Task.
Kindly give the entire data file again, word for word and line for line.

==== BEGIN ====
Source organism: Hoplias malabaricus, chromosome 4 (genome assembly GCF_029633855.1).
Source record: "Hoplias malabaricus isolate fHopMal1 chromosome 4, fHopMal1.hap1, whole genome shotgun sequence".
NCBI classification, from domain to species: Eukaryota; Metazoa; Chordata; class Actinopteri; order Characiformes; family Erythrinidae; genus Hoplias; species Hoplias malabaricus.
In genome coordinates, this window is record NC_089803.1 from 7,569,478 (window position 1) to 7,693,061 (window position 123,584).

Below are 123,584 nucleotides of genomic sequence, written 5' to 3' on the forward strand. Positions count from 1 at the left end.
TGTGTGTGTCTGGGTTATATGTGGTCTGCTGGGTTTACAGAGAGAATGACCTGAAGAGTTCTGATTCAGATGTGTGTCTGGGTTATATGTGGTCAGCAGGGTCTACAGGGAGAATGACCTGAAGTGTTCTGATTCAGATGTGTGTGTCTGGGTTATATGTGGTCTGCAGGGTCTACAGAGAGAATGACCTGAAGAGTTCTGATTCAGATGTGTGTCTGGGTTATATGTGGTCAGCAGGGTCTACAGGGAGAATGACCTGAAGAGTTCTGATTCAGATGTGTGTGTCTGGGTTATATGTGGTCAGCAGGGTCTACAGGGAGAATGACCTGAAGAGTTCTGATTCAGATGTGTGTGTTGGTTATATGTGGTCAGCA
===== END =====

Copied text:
Source organism: Hoplias malabaricus, chromosome 4 (genome assembly GCF_029633855.1).
Source record: "Hoplias malabaricus isolate fHopMal1 chromosome 4, fHopMal1.hap1, whole genome shotgun sequence".
NCBI classification, from domain to species: Eukaryota; Metazoa; Chordata; class Actinopteri; order Characiformes; family Erythrinidae; genus Hoplias; species Hoplias malabaricus.
In genome coordinates, this window is record NC_089803.1 from 7,569,478 (window position 1) to 7,693,061 (window position 123,584).

Below are 123,584 nucleotides of genomic sequence, written 5' to 3' on the forward strand. Positions count from 1 at the left end.
TGTGTGTGTCTGGGTTATATGTGGTCTGCTGGGTTTACAGAGAGAATGACCTGAAGAGTTCTGATTCAGATGTGTGTCTGGGTTATATGTGGTCAGCAGGGTCTACAGGGAGAATGACCTGAAGTGTTCTGATTCAGATGTGTGTGTCTGGGTTATATGTGGTCTGCAGGGTCTACAGAGAGAATGACCTGAAGAGTTCTGATTCAGATGTGTGTCTGGGTTATATGTGGTCAGCAGGGTCTACAGGGAGAATGACCTGAAGAGTTCTGATTCAGATGTGTGTGTCTGGGTTATATGTGGTCAGCAGGGTCTACAGGGAGAATGACCTGAAGAGTTCTGATTCAGATGTGTGTGTTGGTTATATGTGGTCAGCA